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Hyundai i30

Overall verdict

The Top Gear car review:Hyundai i30



What is it like on the road?

Hyundai I30 front three quarters

Hyundai promises ‘a dynamic and compliant driving experience with high levels of ride comfort’, but then tells us the new i30 has done 100,000 miles of development work at the Nürburgring. That’s a lot of euros’ worth of ‘Ring passes.

In reality, this is as refined and effortless to drive as you’d wish a car like this to be. While the steering is tuned to be quicker than in the outgoing i30, this isn’t a car that darts about eagerly, and the ‘Ring mileage doesn’t mean it’s stiffly sprung or unyielding over bumps. It’s a car that makes light work of driving, no matter how fast or challenging the road.

If you’re reading between the lines and concluding that’s slightly faint praise, then you’d be right. The i30 is also a bit charmless to drive, and you’re rarely compelled to dig beneath its smooth surface. When you do, you find a car with plenty of grip but few rewards.

But that’s fine. If you’re in the market for something genuinely fun to drive, buy a Ford Focus or Mazda 3. If you want something that’s uncommonly refined, the i30 might fit the bill. All three of its engines are impressively quiet at a motorway cruise.

Our preference is the 1.0, which is the powertrain that comes closest to putting a smile on your face. The 1.4 petrol is smoother, though, and probably a better bet if you cover high mileages. We’d avoid the diesel, which feels overwhelmed by the i30’s size. Its enthusiasm is also completely flattened by the automatic gearbox, which prioritises smoothness over kicking down a few gears, even when you mash the throttle. An 11 second 0-62mph time looks a little optimistic. Hyundai says diesels make up two thirds of i30 sales in the UK; we say you’ll have to really want 70mpg fuel economy to opt for diesel this time around.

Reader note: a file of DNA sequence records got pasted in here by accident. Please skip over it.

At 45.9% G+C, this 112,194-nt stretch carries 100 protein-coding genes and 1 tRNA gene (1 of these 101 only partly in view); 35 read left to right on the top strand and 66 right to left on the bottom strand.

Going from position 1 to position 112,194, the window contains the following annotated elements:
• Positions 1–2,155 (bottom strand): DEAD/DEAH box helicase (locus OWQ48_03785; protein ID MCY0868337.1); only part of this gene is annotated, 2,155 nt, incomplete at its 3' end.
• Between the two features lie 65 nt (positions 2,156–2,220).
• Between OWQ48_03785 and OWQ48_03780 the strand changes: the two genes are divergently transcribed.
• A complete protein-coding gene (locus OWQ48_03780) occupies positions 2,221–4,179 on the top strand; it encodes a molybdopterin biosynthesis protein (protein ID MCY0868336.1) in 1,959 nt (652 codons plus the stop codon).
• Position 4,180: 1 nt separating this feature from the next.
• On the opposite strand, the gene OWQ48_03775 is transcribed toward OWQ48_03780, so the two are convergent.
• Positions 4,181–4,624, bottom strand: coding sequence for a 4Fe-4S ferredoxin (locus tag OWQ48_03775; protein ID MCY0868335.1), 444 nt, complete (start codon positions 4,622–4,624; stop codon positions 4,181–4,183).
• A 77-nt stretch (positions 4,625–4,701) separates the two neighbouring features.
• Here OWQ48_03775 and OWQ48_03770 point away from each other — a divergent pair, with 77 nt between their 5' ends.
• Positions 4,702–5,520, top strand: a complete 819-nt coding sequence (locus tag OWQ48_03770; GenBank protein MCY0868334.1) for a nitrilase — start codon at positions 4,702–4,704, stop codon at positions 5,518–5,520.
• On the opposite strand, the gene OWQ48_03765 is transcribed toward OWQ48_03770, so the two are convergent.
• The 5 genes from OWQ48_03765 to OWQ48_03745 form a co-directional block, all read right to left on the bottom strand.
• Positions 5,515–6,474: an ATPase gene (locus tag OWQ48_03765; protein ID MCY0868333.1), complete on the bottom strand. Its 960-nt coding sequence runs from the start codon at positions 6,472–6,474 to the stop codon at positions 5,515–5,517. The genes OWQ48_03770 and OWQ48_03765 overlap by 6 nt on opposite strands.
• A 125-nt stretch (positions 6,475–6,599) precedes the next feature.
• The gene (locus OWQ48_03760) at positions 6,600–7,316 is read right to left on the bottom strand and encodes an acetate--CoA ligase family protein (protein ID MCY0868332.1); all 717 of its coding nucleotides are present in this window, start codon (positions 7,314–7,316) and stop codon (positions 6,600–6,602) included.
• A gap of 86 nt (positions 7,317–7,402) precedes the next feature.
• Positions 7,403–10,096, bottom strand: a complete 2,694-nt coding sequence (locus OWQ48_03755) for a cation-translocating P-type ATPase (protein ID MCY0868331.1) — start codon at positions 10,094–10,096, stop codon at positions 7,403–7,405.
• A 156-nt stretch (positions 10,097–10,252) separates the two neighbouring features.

But then our ACTUAL preference is the i30 N. Forget ‘charmless’ and ‘effortless’; here’s a proper Premier League hot hatch you’ll relish grabbing by the scruff of its neck and having an absolute riot in. It’s not the quickest hot hatch on sale, nor the grippiest. But that’s great: it brings the limits lower and makes a 271bhp car far more driveable on little British roads than you’d dare imagine. Make no mistake that Hyundai’s first proper hot hatch has landed right among the best in class. Its sense of fun is night-and-day different to the unfailingly sensible car it’s based upon.


How about something completely different?


Not wild as such, just a very good and deeply underrated car. If you want something that's meticulously engineered and uncommonly good to drive, it's here. Cliched links to the MX-5 are actually justified.
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